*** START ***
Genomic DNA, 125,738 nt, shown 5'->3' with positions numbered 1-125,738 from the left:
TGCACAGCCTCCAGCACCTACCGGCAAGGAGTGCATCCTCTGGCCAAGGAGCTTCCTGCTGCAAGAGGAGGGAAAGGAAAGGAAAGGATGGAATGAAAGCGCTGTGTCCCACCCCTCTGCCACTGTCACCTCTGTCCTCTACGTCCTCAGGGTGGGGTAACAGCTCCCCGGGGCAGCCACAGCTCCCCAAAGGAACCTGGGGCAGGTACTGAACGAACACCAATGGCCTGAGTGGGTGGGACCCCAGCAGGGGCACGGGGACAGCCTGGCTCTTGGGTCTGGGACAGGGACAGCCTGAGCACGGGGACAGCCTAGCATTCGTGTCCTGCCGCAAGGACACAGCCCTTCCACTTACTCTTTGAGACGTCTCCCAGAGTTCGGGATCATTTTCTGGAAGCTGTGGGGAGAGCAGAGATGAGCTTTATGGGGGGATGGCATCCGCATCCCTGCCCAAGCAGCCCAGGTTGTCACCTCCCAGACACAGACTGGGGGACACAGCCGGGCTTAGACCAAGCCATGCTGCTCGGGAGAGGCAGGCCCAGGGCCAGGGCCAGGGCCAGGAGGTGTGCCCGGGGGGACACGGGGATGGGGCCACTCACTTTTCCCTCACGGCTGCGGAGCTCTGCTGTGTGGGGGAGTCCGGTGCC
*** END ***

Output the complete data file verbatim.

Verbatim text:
Genomic DNA, 125,738 nt, shown 5'->3' with positions numbered 1-125,738 from the left:
TGCACAGCCTCCAGCACCTACCGGCAAGGAGTGCATCCTCTGGCCAAGGAGCTTCCTGCTGCAAGAGGAGGGAAAGGAAAGGAAAGGATGGAATGAAAGCGCTGTGTCCCACCCCTCTGCCACTGTCACCTCTGTCCTCTACGTCCTCAGGGTGGGGTAACAGCTCCCCGGGGCAGCCACAGCTCCCCAAAGGAACCTGGGGCAGGTACTGAACGAACACCAATGGCCTGAGTGGGTGGGACCCCAGCAGGGGCACGGGGACAGCCTGGCTCTTGGGTCTGGGACAGGGACAGCCTGAGCACGGGGACAGCCTAGCATTCGTGTCCTGCCGCAAGGACACAGCCCTTCCACTTACTCTTTGAGACGTCTCCCAGAGTTCGGGATCATTTTCTGGAAGCTGTGGGGAGAGCAGAGATGAGCTTTATGGGGGGATGGCATCCGCATCCCTGCCCAAGCAGCCCAGGTTGTCACCTCCCAGACACAGACTGGGGGACACAGCCGGGCTTAGACCAAGCCATGCTGCTCGGGAGAGGCAGGCCCAGGGCCAGGGCCAGGGCCAGGAGGTGTGCCCGGGGGGACACGGGGATGGGGCCACTCACTTTTCCCTCACGGCTGCGGAGCTCTGCTGTGTGGGGGAGTCCGGTGCC